I was dealing with two diseases: MG and Bronchiectasis — a permanent enlargement of parts of the airways of the lung.
Doctors in the United States confirmed that diagnosis. They also informed me that, depending on the speed of progression, I could be in a wheelchair in five years.
With new medications, I returned to Nigeria and dived into my family routine, work, and travel.
We lived in Ibadan before moving to Lagos and finally to northern Ghana in 2001.
While stationed in Ghana in 2003, my lungs collapsed necessitating an emergency medical evacuation from Tamale to the hospital in Accra.
My children were nine and six years old at this point. Even though they had always seen me very ill, I could see that they were truly distressed for the first time.
I left them with my pastor and his family when I was evacuated to Accra. My husband flew from Switzerland to be with them while I was in the hospital’s High Dependency Unit.
People could visit, but my children were restricted from entering the unit. They watched through a glass partition as I fought for my life.
One of my sons celebrated his birthday when I was in the hospital. Thankfully, the staff arranged a surprise where I could meet him in a private room to celebrate his special day.
There was no notable progress in the four weeks I spent in the hospital in Ghana, so the doctors advised on a second surgery. My husband and I decided to have the procedure done in Switzerland as he was already stationed there.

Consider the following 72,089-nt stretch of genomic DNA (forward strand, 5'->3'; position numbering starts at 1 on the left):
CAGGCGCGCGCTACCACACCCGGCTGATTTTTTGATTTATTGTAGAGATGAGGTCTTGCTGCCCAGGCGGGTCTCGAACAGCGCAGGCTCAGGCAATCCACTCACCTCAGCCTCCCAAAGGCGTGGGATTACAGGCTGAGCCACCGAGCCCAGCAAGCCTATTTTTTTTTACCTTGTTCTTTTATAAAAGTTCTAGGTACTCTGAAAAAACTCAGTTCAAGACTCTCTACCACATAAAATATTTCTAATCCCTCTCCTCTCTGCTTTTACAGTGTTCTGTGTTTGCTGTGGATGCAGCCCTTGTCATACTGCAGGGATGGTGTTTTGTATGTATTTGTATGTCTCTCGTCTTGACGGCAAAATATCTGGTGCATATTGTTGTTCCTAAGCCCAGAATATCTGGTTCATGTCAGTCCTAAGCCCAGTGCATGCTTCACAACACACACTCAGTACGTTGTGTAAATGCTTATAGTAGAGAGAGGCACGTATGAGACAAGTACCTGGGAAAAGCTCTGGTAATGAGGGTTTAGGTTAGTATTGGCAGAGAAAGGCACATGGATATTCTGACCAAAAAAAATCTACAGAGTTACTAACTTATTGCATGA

I was immediately evacuated with my boys to continue my treatment.
At this stage of my life, the natural cause of action was to quit my job, at the height of my career, to focus on my health and family.
After my medical break, I returned to work in 2006 in Cairo, Egypt. After a year in Cairo, I had another relapse and became oxygen dependent.
I did not want to leave work because I had a significant project that I felt I needed to complete. So, I got permission from my workplace to bring an oxygen cylinder to the office while using the concentrator at home.
In January 2008, I returned to Switzerland. My health had deteriorated to the point that I became homebound, and my movement became restricted.
The coughing was severe, and I spent a lot of time nebulizing to clear the secretions in my chest and treat recurring infections in my lungs. I had home nurses assigned to check up on me when I had to undergo intravenous antibiotic treatments for three weeks with a pump at home several times a year.
In 2010, after another episode that landed me in ICU, my doctors put me on a ventilator.
All other medical options have been exhausted.
Let me give you a picture of what I experienced when my lungs collapsed.
Every movement I made was labored. It felt like I had a rock in my chest. It was difficult to breathe. I could not lie on my back, because I felt like I was choking. Most of the time, I had to bend forward to breathe easier.
I had fluid accumulation where there should have been air.
Not having the ability to hold sufficient oxygen in my lungs left me faint and fatigued.
Coupled with the fact that I was consistently coughing, I had severe pains in my chest and abdomen. It was uncomfortable and excruciating. This condition required frequent medical interventions to stabilize me.
I had to guard my mind not to become fearful. My faith became my anchor while my family and friends did their best to make me comfortable.
I was placed on the waiting list for an organ transplant after undergoing an extensive medical workout to ensure that I was a suitable candidate.